Path: EDN Asia >> News Centre >> Automotive >> Get your kicks out of these automotive hobby projects
Automotive Share print

Get your kicks out of these automotive hobby projects

02 Mar 2016  | Cabe Atwell

Share this page with your friends



Figure 9: (Source:

I love this next project. Dubbed the Opa! Amp by its creator "Gadget Gangster" is a pre-amplifier for mp3 players and cell phones. Gadget Gangster was tired of having to crank his cell phone volume up all the way when he plugged it into his stereo aux jack. Cranking it up all the way just distorted whatever he was trying to listen to. He did some research and discovered that the cell phone's headphone jack maxed out at 300mV. Head units and amps everywhere are expecting to see to see an input of about 1V RMS. So he made this handy little USB powered accessory. He presumably named the project the Opa! Amp because it because the key element of the design is the Texas Instruments OPA2227 operational amplifier. After an LM386 based first design that still distorted the sound, GG started over and made another version with theOPA2227. A close look at the datasheets revealed that the LM386 has about one per cent distortion at 20kHz and the OPA2227 has, get this, 0.0001 per cent. I think one of these would be very useful to have around. I'm gonna build one soon.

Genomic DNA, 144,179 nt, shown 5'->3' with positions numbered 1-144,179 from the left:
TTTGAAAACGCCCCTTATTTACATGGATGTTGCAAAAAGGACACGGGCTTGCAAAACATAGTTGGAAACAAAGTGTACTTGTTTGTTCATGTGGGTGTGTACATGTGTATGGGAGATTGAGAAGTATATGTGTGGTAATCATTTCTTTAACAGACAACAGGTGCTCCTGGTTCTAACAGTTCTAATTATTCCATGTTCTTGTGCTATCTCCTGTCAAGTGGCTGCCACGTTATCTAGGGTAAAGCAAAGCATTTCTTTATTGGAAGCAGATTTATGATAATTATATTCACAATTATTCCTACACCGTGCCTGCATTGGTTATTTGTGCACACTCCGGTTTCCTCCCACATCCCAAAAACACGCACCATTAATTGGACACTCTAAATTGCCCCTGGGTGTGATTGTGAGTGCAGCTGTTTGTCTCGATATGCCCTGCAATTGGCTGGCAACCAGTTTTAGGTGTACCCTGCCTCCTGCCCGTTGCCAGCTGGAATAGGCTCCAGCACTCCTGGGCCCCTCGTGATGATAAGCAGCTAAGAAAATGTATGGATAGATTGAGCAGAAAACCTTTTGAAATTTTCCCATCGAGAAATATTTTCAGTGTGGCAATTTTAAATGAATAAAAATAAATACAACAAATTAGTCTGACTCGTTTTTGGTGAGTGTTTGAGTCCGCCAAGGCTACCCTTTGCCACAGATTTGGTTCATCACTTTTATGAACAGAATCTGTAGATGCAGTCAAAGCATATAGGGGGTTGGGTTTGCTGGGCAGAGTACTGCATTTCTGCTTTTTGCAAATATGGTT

First Page Previous Page 1 • 2 • 3 • 4 • 5 • 6 Next Page Last Page

Want to more of this to be delivered to you for FREE?

Subscribe to EDN Asia alerts and receive the latest design ideas and product news in your inbox.

Got to make sure you're not a robot. Please enter the code displayed on the right.

Time to activate your subscription - it's easy!

We have sent an activate request to your registerd e-email. Simply click on the link to activate your subscription.

We're doing this to protect your privacy and ensure you successfully receive your e-mail alerts.

Add New Comment
Visitor (To avoid code verification, simply login or register with us. It is fast and free!)
*Verify code:
Tech Impact

Regional Roundup
Control this smart glass with the blink of an eye
K-Glass 2 detects users' eye movements to point the cursor to recognise computer icons or objects in the Internet, and uses winks for commands. The researchers call this interface the "i-Mouse."

GlobalFoundries extends grants to Singapore students
ARM, Tencent Games team up to improve mobile gaming

News | Products | Design Features | Regional Roundup | Tech Impact